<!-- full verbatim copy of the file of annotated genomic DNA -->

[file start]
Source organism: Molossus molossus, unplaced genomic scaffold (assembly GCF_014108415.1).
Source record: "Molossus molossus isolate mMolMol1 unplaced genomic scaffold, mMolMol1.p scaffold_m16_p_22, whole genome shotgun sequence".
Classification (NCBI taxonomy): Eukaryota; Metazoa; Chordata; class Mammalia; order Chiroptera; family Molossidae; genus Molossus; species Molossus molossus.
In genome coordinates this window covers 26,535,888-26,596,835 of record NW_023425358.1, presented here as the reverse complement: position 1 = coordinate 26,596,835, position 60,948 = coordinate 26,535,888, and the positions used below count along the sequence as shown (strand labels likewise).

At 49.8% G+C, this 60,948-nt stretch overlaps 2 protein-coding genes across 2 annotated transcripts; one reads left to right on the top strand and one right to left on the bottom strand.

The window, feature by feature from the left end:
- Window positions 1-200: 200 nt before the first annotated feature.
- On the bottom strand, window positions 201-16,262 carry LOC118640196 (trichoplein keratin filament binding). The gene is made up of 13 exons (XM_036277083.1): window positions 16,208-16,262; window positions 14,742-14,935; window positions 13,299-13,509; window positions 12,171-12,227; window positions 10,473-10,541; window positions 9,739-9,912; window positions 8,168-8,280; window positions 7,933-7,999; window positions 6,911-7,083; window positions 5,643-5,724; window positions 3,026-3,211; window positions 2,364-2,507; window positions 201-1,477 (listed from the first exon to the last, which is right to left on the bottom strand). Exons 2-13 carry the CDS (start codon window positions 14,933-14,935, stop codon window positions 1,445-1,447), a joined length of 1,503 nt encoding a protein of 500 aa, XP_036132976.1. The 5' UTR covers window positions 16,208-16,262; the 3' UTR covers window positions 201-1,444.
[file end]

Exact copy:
Source organism: Molossus molossus, unplaced genomic scaffold (assembly GCF_014108415.1).
Source record: "Molossus molossus isolate mMolMol1 unplaced genomic scaffold, mMolMol1.p scaffold_m16_p_22, whole genome shotgun sequence".
Classification (NCBI taxonomy): Eukaryota; Metazoa; Chordata; class Mammalia; order Chiroptera; family Molossidae; genus Molossus; species Molossus molossus.
In genome coordinates this window covers 26,535,888-26,596,835 of record NW_023425358.1, presented here as the reverse complement: position 1 = coordinate 26,596,835, position 60,948 = coordinate 26,535,888, and the positions used below count along the sequence as shown (strand labels likewise).

At 49.8% G+C, this 60,948-nt stretch overlaps 2 protein-coding genes across 2 annotated transcripts; one reads left to right on the top strand and one right to left on the bottom strand.

The window, feature by feature from the left end:
- Window positions 1-200: 200 nt before the first annotated feature.
- On the bottom strand, window positions 201-16,262 carry LOC118640196 (trichoplein keratin filament binding). The gene is made up of 13 exons (XM_036277083.1): window positions 16,208-16,262; window positions 14,742-14,935; window positions 13,299-13,509; window positions 12,171-12,227; window positions 10,473-10,541; window positions 9,739-9,912; window positions 8,168-8,280; window positions 7,933-7,999; window positions 6,911-7,083; window positions 5,643-5,724; window positions 3,026-3,211; window positions 2,364-2,507; window positions 201-1,477 (listed from the first exon to the last, which is right to left on the bottom strand). Exons 2-13 carry the CDS (start codon window positions 14,933-14,935, stop codon window positions 1,445-1,447), a joined length of 1,503 nt encoding a protein of 500 aa, XP_036132976.1. The 5' UTR covers window positions 16,208-16,262; the 3' UTR covers window positions 201-1,444.